By Yanjie Wang
Eating leaves of hardwood trees, the gypsy moth is known as the most devastating insect in the United States.
But a recent report about major forest insect and disease conditions by the U.S. Forest Service said the population of gypsy moths decreased dramatically in Michigan last year.
According to the report in 2011, 1,047 acres of forest were affected by gypsy moths, an exotic pest from Asia, while 941,981 acres in the state were affected in 2010.
Brenda Owen, executive director of the Michigan Association of Timbermen in Newberry, said a lower population contributes to a healthier forest.
She also said without efforts to reduce the population, the forest product industry would also be hurt.
“The gypsy moth is a big defoliator,” said Len Scuffham, timber and silviculture program manager of the Ottawa National Forest in Ironwood.
Although Scuffham said he doesn’t see many gypsy moths in his nearly 1 million-acre national forest in the western Upper Peninsula, “they do more damage than native insects, so trees don’t have a natural defense against it.”
Ronald Murray, a forest health supervisor at the Department of Natural Resources (DNR), said Michigan has had severe defoliation by gypsy moths in the past.
Murray said DNR has been making efforts to lower the population.
A disease called entomophaga maimaiga has contributed to the decline, he said.
“It is a disease that kind of naturally exists in the population,” he said. “The disease attacks larvae before they can grow into adults and it destroys the gypsy moth from inside.”
For several years, Murray said DNR has surveyed places where defoliation happened, found those spots and evaluated the population level.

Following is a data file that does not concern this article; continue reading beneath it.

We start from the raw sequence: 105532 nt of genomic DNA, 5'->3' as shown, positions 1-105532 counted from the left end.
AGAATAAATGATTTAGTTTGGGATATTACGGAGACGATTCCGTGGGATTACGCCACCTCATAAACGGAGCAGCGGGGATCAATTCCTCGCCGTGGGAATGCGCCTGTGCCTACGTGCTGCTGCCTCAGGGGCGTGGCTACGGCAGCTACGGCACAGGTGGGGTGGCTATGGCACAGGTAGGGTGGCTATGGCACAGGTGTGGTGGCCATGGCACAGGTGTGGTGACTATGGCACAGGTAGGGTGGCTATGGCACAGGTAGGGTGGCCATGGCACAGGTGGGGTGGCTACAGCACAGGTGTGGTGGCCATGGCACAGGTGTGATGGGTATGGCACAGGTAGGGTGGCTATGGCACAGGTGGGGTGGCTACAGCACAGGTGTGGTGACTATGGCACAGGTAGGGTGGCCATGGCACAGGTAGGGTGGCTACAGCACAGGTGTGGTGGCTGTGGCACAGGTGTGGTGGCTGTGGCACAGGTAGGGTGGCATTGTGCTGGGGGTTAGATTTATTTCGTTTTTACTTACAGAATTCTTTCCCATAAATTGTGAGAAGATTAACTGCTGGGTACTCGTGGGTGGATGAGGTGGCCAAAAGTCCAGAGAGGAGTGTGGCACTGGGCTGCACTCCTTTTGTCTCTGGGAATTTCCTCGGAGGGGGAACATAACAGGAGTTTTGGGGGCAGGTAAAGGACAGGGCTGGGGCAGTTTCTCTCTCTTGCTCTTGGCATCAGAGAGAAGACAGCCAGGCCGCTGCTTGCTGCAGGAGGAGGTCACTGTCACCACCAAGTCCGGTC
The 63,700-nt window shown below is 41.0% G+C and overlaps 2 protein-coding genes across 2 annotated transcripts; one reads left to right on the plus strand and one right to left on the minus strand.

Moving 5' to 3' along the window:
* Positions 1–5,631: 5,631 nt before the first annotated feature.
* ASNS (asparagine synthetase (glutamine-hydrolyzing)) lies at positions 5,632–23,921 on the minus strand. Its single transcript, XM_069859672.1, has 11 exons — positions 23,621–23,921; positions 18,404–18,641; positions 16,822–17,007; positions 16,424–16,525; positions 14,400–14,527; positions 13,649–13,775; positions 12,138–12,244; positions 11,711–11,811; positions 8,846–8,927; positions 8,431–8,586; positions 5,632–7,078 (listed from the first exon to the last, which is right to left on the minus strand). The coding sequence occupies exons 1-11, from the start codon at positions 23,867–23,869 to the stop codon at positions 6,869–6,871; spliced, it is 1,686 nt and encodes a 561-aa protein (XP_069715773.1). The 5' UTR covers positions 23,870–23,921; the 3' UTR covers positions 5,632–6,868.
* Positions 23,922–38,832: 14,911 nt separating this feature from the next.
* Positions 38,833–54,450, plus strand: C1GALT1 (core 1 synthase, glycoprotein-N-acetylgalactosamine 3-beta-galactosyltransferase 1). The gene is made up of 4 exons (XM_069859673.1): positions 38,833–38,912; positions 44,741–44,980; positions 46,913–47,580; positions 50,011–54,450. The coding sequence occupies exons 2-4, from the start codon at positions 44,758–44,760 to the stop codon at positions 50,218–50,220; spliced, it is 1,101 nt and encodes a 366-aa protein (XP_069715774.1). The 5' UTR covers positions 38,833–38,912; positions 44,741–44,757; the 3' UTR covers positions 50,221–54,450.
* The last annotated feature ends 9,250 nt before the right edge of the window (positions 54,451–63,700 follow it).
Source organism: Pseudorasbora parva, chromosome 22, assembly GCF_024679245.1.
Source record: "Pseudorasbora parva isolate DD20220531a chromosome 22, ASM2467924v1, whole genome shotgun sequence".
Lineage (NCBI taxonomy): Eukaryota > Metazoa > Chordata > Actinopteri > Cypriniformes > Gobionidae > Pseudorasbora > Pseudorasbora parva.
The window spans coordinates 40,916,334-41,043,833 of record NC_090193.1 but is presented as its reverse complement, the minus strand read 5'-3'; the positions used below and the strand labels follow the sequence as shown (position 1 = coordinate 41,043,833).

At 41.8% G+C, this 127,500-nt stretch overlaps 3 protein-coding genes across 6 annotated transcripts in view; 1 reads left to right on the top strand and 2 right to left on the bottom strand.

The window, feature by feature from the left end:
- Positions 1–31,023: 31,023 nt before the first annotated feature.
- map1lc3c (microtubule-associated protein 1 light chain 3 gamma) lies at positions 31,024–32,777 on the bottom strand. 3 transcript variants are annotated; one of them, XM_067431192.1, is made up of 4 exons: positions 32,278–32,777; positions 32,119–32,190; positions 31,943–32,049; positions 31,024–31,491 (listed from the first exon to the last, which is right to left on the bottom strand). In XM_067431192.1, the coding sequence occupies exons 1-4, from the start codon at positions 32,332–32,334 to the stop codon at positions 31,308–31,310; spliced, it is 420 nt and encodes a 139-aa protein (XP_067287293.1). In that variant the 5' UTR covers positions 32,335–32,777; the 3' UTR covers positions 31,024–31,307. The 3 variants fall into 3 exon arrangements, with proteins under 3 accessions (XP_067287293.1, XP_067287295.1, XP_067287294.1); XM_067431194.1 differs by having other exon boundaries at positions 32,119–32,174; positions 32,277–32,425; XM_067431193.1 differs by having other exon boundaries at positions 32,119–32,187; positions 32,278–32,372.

“If the population is high enough, we will consider spreading the disease in the woods. Caterpillar will eat the leaves and become sick,” Murray said. “But it has not been done for years.”
DNR has used aircraft to spread the disease, Murray said. “The disease would blow in the wind, and when the moths fly, they could get caught by wind.”
In addition to human efforts to lower the population, Murray said wet, cold weather could be another factor compared to dry, sunny weather, which gypsy moths prefer.
However, Murray said cold weather does not make much difference in the Lower Peninsula.
Matthew Sands, a forester with the U.S. Forest Service in Baldwin, said while cold weather could kill the eggs of gypsy moths, a wetter spring and summer could also help the disease to kill it.
Bob Heyd, a DNR forest health specialist in Marquette, said the department didn’t map any gypsy moths this year because of the wet spring.
He also said when the population peaked in 2010, caterpillars ate leaves too early in their development stage, which resulted in a lack of food for them.
The Forest Service report said beech bark disease, spruce budworm and emerald ash borer continued to spread in Michigan last year.